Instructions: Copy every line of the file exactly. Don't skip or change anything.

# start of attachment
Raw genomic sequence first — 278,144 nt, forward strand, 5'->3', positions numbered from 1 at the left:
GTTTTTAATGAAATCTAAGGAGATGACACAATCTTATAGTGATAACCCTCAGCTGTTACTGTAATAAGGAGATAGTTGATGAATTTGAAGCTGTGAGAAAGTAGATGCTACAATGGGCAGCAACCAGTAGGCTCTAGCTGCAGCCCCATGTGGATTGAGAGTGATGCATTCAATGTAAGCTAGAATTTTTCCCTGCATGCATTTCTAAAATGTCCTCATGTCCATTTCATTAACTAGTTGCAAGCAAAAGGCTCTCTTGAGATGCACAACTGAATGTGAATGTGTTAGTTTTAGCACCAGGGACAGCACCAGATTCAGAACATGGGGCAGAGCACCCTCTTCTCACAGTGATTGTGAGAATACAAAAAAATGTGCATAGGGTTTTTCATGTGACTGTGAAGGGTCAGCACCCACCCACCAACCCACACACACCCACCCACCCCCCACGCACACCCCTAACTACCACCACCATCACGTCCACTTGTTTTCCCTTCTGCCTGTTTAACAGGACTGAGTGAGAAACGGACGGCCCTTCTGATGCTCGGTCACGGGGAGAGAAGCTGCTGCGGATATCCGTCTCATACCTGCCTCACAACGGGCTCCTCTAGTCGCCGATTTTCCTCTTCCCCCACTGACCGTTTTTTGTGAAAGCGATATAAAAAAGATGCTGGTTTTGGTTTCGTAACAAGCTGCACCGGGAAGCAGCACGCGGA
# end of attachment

Raw genomic sequence first — 278,144 nt, forward strand, 5'->3', positions numbered from 1 at the left:
GTTTTTAATGAAATCTAAGGAGATGACACAATCTTATAGTGATAACCCTCAGCTGTTACTGTAATAAGGAGATAGTTGATGAATTTGAAGCTGTGAGAAAGTAGATGCTACAATGGGCAGCAACCAGTAGGCTCTAGCTGCAGCCCCATGTGGATTGAGAGTGATGCATTCAATGTAAGCTAGAATTTTTCCCTGCATGCATTTCTAAAATGTCCTCATGTCCATTTCATTAACTAGTTGCAAGCAAAAGGCTCTCTTGAGATGCACAACTGAATGTGAATGTGTTAGTTTTAGCACCAGGGACAGCACCAGATTCAGAACATGGGGCAGAGCACCCTCTTCTCACAGTGATTGTGAGAATACAAAAAAATGTGCATAGGGTTTTTCATGTGACTGTGAAGGGTCAGCACCCACCCACCAACCCACACACACCCACCCACCCCCCACGCACACCCCTAACTACCACCACCATCACGTCCACTTGTTTTCCCTTCTGCCTGTTTAACAGGACTGAGTGAGAAACGGACGGCCCTTCTGATGCTCGGTCACGGGGAGAGAAGCTGCTGCGGATATCCGTCTCATACCTGCCTCACAACGGGCTCCTCTAGTCGCCGATTTTCCTCTTCCCCCACTGACCGTTTTTTGTGAAAGCGATATAAAAAAGATGCTGGTTTTGGTTTCGTAACAAGCTGCACCGGGAAGCAGCACGCGGA